Posted on Thursday 15 November 2012 by Editor
Fast forward to 2012. The rate and pace of change in global trade, communications, politics, culture and technology is, like Felix Baumgartner, about to break the sound barrier.
On Felix, and his space diving exploits, what strikes me most is not so much the jump, although that was spectacular, as the fusion of global trade, communications, culture and technology in the jump. In that jump, and in that fusion, the essential element was marketing.
The jump was part of a global brand narrative: 'Red Bull Gives You Wings'. Red Bull has built its story around extreme sports and innovation. With the jump, the brand ascended with Felix to new heights and, in doing so, transcended how brands relate to us. The spin-off from the jump in space travel innovation and in inspiring millions, took the Red Bull brand as a social construct into the realms of higher order benefits way above the often timid concept of corporate social responsibility.
Eight million concurrent views of the spectacle on YouTube are testament to its digital reach and impact, tied up in the minds of millions with the Red Bull brand. Red Bull didn't take the usual marketing route of interrupting time-constrained and data-bombarded people with an unwanted message. For most of us time is increasingly becoming our most precious resource, constantly depleted by the sheer volume of data we are exposed to on a daily basis. Eric Schmidt of Google fame commented that every two days as much information is created as from the start of civilization to 2003. Marketers, who attempt to encroach upon our time with non-relevant interruptions among the throng of other marketing interruptions, will not incur our interest or spend. Red Bull gained our time and permission to engage by capturing our imagination. With exposure predicted to be worth up to £100m for the brand, it's a case of move over Madison Avenue.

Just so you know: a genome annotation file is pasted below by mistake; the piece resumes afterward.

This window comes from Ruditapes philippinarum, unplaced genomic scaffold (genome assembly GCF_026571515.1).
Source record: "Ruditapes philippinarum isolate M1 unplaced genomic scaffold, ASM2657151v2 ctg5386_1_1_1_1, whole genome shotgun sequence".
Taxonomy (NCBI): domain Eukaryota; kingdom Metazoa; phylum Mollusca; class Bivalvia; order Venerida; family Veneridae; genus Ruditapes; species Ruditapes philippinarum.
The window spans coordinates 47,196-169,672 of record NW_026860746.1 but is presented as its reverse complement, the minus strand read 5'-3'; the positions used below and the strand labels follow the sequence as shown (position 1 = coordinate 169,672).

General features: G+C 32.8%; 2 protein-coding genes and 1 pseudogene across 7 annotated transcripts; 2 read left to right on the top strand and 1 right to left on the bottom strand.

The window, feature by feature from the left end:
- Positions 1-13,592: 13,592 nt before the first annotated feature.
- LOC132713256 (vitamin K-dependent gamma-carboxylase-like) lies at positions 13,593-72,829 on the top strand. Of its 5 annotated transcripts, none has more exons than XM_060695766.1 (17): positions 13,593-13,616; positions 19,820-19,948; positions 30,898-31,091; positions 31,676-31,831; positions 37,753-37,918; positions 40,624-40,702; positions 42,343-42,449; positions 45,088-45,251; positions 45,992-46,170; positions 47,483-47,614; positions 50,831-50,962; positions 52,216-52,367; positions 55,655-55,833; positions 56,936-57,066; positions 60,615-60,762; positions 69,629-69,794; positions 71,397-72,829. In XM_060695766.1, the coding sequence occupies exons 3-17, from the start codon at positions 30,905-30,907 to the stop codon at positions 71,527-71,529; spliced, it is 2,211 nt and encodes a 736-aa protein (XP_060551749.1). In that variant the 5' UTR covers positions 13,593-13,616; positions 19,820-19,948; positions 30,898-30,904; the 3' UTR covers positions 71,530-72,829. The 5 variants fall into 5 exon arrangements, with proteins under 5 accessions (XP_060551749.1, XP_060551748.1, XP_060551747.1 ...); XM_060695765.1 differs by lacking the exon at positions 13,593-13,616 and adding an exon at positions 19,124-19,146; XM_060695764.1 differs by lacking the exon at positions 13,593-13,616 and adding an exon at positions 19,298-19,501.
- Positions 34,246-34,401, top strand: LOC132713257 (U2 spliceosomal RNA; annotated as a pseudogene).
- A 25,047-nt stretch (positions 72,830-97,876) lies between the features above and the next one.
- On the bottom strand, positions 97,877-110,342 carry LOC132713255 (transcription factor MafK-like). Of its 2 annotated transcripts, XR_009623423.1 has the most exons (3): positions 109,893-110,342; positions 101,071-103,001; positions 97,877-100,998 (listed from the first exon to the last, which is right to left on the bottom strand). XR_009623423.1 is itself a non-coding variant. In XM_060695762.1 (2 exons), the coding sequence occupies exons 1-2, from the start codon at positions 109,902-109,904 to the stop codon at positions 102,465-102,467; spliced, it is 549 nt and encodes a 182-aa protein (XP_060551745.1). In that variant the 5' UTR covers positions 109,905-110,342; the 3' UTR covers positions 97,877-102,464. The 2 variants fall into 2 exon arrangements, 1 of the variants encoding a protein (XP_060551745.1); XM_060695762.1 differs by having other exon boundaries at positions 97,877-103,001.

The digital heart of Baumgartner's jump and Red Bull's 'extreme marketing' is significant to me. Marketing practice is being significantly affected by the digitisation of our lived experiences and the opportunities that provides. Take 3D printing, a veritable digitisation of manufacturing that is creatively locating within online communities, offering collaborative designs to take forward to production. We are moving ever closer, for example, to having the ability to print off a Smartphone using a 3D printer incorporating the chips, antenna and other three-dimensional components. A feature edition of the Economist has gone so far as to relate digital manufacturing, including 3D printing, robotics and collaboration online, to a third industrial revolution. Desktop 3D printers in homes! Marketers – imagine what value co-creation could take place around innovative designs firms email to consumers for production in their own homes? This is an example of what marketing academics have identified as a move away from mass production and mass marketing based on transactional relationships with customers, towards more individualised approaches based on relationships with often single customers based on value co-creation. The old four P's of marketing are becoming largely redundant, with firms co-creating value propositions through on-going customer conversations facilitated by digital technologies.
In the climatic lines of the final verse of Dylan's title song The Times They are a-Changin', he quips "the order is rapidly fadin". With Felix and his jump, the irresistible march of digital into every facet of our lives, and the sophistication and empowerment of consumers, the old marketing order is rapidly fading. The challenge for marketers is to ensure the new order is able to have relevance for firms and customers in our digital world. Like Felix, we have to jump and, like Felix, leaving behind what is familiar and known is not always easy!